Like an oyster makes a pearl to protect its insides from an irritant, a sperm whale makes ambergris to protect its insides from irritating parts of food it can’t digest, such as squid beaks. The whale excretes (ahem, poops) its brick of waxy mucus, leaving it to float in the ocean for years and decades, its scent becoming more and more refined as it “cures” in the salt water and sunlight—this is essential; ambergris fresh from the whale is no good. Eventually a sailor may scoop it up or a lucky passerby out for a beach stroll may find it washed up on the shore. Ambergris looks, basically, like a rock. Originally it was used (generally powdered and/or tinctured) as flavoring or in medicines, including the allegedly plague-dispelling “pomanders” that were filled with aromatic materials and worn around the neck—the word comes from the French “pommes d’ambre”: ambergris apples. Eventually the enchanting substance came to be used in perfume.
In her book Fragrant: The Secret Life of Scent, Mandy Aftel writes that “…ambergris remains one of the great mysteries of perfumery; a fixative of great value, it is long-lasting and mellowing. Used in small quantities, it creates an exalting and shimmering effect on the entire perfume. Sweet and dry, with stronger notes of wood, moss, and amber, it has only a slight animal aroma.” Steffen Arctander in his Perfume and Flavor Materials of Natural Origin writes of ambergris (listed as “Ambra”): “Its odor is rather subtle, reminiscent of seaweed, wood, moss, with a peculiar sweet, yet very dry undertone of unequaled tenacity.”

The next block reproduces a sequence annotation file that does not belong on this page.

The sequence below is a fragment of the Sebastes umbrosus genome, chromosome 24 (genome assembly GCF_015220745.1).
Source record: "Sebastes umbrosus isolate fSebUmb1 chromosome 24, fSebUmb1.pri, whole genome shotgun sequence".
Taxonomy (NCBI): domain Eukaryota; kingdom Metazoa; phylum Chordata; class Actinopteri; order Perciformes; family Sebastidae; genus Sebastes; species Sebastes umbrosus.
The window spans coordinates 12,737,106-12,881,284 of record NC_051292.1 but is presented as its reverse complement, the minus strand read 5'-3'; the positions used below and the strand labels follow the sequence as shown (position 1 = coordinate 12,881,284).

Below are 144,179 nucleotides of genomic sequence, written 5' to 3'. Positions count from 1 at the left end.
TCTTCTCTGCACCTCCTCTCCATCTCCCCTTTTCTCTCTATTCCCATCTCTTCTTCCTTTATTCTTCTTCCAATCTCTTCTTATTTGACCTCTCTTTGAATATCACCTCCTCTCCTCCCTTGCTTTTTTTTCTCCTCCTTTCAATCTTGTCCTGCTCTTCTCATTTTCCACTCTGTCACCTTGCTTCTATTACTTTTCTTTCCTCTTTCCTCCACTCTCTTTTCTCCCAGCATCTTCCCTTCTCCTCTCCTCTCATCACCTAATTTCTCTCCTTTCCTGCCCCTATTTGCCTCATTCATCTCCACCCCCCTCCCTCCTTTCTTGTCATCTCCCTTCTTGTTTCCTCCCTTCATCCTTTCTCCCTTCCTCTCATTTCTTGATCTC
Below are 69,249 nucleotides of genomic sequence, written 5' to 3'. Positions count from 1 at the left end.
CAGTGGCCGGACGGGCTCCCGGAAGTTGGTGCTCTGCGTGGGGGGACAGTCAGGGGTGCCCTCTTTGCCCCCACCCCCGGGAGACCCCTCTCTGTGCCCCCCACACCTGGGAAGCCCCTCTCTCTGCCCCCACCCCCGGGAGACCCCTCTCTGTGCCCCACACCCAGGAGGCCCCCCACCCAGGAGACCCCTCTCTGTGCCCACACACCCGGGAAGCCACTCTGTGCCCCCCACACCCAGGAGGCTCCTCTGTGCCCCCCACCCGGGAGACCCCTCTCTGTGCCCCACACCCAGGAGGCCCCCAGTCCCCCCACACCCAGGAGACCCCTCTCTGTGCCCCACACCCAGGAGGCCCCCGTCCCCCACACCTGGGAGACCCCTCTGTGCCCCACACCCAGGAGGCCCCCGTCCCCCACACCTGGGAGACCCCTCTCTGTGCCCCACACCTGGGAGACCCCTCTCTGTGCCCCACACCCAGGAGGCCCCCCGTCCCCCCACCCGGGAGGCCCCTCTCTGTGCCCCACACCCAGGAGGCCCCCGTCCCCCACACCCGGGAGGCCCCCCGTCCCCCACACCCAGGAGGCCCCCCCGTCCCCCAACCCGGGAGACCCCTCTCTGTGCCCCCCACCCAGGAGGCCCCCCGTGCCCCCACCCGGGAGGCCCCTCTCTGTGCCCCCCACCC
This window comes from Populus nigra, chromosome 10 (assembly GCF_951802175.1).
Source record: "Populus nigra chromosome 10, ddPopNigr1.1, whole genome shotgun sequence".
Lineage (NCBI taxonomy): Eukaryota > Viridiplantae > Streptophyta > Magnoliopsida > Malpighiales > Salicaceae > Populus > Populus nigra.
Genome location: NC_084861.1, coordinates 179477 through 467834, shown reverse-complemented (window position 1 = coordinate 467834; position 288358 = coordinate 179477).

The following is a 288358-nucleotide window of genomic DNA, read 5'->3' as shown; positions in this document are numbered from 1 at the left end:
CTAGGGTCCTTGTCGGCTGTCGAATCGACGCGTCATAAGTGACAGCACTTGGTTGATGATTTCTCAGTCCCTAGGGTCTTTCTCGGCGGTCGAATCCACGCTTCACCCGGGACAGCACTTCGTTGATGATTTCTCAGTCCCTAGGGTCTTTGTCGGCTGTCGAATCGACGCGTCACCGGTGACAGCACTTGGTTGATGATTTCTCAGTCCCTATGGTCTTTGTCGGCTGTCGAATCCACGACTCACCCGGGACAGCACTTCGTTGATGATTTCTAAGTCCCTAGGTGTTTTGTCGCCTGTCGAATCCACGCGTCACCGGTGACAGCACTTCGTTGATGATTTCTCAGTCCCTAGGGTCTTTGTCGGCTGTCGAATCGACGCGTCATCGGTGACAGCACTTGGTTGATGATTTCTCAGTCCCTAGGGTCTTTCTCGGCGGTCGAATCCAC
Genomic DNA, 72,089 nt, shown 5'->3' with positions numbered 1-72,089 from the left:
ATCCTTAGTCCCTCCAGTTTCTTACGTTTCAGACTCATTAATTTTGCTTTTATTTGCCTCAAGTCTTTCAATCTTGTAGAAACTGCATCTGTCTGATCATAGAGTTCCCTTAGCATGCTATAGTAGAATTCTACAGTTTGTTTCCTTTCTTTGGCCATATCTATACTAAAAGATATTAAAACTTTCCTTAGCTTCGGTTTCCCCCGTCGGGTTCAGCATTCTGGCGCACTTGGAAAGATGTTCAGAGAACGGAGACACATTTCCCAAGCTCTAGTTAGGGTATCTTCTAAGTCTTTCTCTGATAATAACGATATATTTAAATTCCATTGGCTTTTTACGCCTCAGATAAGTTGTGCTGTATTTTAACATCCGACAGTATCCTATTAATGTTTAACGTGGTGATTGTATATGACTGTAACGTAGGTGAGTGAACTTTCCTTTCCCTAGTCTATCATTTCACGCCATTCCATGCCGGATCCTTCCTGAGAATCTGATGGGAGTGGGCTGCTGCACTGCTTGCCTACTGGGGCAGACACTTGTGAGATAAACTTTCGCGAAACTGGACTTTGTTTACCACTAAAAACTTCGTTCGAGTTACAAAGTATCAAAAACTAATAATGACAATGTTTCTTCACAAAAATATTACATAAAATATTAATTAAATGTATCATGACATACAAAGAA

While ambergris from a sperm whale can in some ways be compared to pearls from an oyster, ambergris cannot be cultivated the way pearls can—which makes supply irregular and the exact qualities of scent inconsistent from one chunk or tincture to the next. Sperm whale populations are not endangered, but they are vulnerable, which means fewer mucus bricks excreted into oceans. True ambergris has been replaced by a variety of synthetic aroma molecules in most of perfumery—save, perhaps, for a few small-batch artisans dedicated to working with fine natural materials.
Snow doesn’t have a smell, exactly, being made of water—but the combination of cold and humidity is its own experience for our nose. While humidity helps our noses smell, in cold temperatures odor molecules don’t travel far, and fewer of them make their way into our cold-numbed noses. We register the coldness of the air with our trigeminal nerve, which is not the same as olfaction, but we process the experience similarly. The effect as we breathe in through our noses is cooling and refreshing.
The smell of snow, in some ways, is made up of the smell of our snowy environment: pine and fir trees; the environmental smells captured by the relative warmth of the pavement on a cold day; if we’re lucky, the smells of the winter cabin from which we watch the snow fall. The smells of snow may be ones of imaginative association: peppermint, white chocolate, cedarwood, frankincense.
All of this I had the occasion to ponder as I enjoyed @scentsofplates’s “50 Words for Snow” kit, with an herbal tea, chocolate “snow bark,” frankincense aroma candies, fizzy scented bath tablets, and an atmospheric playlist to listen to. The multi-sensory imaginative experience felt like a “snow day” unto itself.
What smells do you associate with snow?